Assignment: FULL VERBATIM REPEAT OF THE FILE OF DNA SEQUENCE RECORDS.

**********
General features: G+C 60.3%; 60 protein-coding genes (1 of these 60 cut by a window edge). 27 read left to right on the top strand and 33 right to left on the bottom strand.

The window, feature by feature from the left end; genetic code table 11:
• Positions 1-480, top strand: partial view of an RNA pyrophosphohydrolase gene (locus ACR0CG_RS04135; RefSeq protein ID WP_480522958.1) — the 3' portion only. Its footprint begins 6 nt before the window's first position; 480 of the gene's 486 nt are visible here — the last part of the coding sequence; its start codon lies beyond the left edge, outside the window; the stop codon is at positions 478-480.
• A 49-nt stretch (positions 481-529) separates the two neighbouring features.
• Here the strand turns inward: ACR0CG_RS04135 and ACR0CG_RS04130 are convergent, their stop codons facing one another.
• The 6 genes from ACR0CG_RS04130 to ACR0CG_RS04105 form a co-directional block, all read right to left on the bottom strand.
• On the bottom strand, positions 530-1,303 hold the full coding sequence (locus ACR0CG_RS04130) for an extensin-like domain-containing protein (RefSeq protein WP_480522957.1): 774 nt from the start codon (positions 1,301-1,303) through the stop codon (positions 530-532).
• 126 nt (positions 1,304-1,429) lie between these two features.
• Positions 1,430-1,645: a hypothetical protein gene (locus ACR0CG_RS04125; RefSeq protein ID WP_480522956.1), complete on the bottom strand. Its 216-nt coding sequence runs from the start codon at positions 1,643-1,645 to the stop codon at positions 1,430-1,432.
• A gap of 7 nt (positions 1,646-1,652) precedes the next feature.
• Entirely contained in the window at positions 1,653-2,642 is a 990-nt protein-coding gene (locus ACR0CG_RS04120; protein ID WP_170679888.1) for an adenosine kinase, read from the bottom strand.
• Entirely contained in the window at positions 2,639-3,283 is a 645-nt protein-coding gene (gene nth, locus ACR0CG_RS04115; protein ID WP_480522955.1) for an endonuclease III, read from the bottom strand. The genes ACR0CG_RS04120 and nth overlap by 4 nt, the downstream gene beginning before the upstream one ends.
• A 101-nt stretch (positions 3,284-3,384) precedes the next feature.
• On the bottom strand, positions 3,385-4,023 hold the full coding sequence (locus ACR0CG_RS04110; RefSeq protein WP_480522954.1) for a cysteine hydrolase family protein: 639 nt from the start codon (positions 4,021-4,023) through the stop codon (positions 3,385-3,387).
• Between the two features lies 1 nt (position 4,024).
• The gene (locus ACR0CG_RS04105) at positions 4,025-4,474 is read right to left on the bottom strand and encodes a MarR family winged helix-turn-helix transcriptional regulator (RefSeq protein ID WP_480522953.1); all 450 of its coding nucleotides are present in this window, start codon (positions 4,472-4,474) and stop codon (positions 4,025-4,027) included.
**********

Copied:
General features: G+C 60.3%; 60 protein-coding genes (1 of these 60 cut by a window edge). 27 read left to right on the top strand and 33 right to left on the bottom strand.

The window, feature by feature from the left end; genetic code table 11:
• Positions 1-480, top strand: partial view of an RNA pyrophosphohydrolase gene (locus ACR0CG_RS04135; RefSeq protein ID WP_480522958.1) — the 3' portion only. Its footprint begins 6 nt before the window's first position; 480 of the gene's 486 nt are visible here — the last part of the coding sequence; its start codon lies beyond the left edge, outside the window; the stop codon is at positions 478-480.
• A 49-nt stretch (positions 481-529) separates the two neighbouring features.
• Here the strand turns inward: ACR0CG_RS04135 and ACR0CG_RS04130 are convergent, their stop codons facing one another.
• The 6 genes from ACR0CG_RS04130 to ACR0CG_RS04105 form a co-directional block, all read right to left on the bottom strand.
• On the bottom strand, positions 530-1,303 hold the full coding sequence (locus ACR0CG_RS04130) for an extensin-like domain-containing protein (RefSeq protein WP_480522957.1): 774 nt from the start codon (positions 1,301-1,303) through the stop codon (positions 530-532).
• 126 nt (positions 1,304-1,429) lie between these two features.
• Positions 1,430-1,645: a hypothetical protein gene (locus ACR0CG_RS04125; RefSeq protein ID WP_480522956.1), complete on the bottom strand. Its 216-nt coding sequence runs from the start codon at positions 1,643-1,645 to the stop codon at positions 1,430-1,432.
• A gap of 7 nt (positions 1,646-1,652) precedes the next feature.
• Entirely contained in the window at positions 1,653-2,642 is a 990-nt protein-coding gene (locus ACR0CG_RS04120; protein ID WP_170679888.1) for an adenosine kinase, read from the bottom strand.
• Entirely contained in the window at positions 2,639-3,283 is a 645-nt protein-coding gene (gene nth, locus ACR0CG_RS04115; protein ID WP_480522955.1) for an endonuclease III, read from the bottom strand. The genes ACR0CG_RS04120 and nth overlap by 4 nt, the downstream gene beginning before the upstream one ends.
• A 101-nt stretch (positions 3,284-3,384) precedes the next feature.
• On the bottom strand, positions 3,385-4,023 hold the full coding sequence (locus ACR0CG_RS04110; RefSeq protein WP_480522954.1) for a cysteine hydrolase family protein: 639 nt from the start codon (positions 4,021-4,023) through the stop codon (positions 3,385-3,387).
• Between the two features lies 1 nt (position 4,024).
• The gene (locus ACR0CG_RS04105) at positions 4,025-4,474 is read right to left on the bottom strand and encodes a MarR family winged helix-turn-helix transcriptional regulator (RefSeq protein ID WP_480522953.1); all 450 of its coding nucleotides are present in this window, start codon (positions 4,472-4,474) and stop codon (positions 4,025-4,027) included.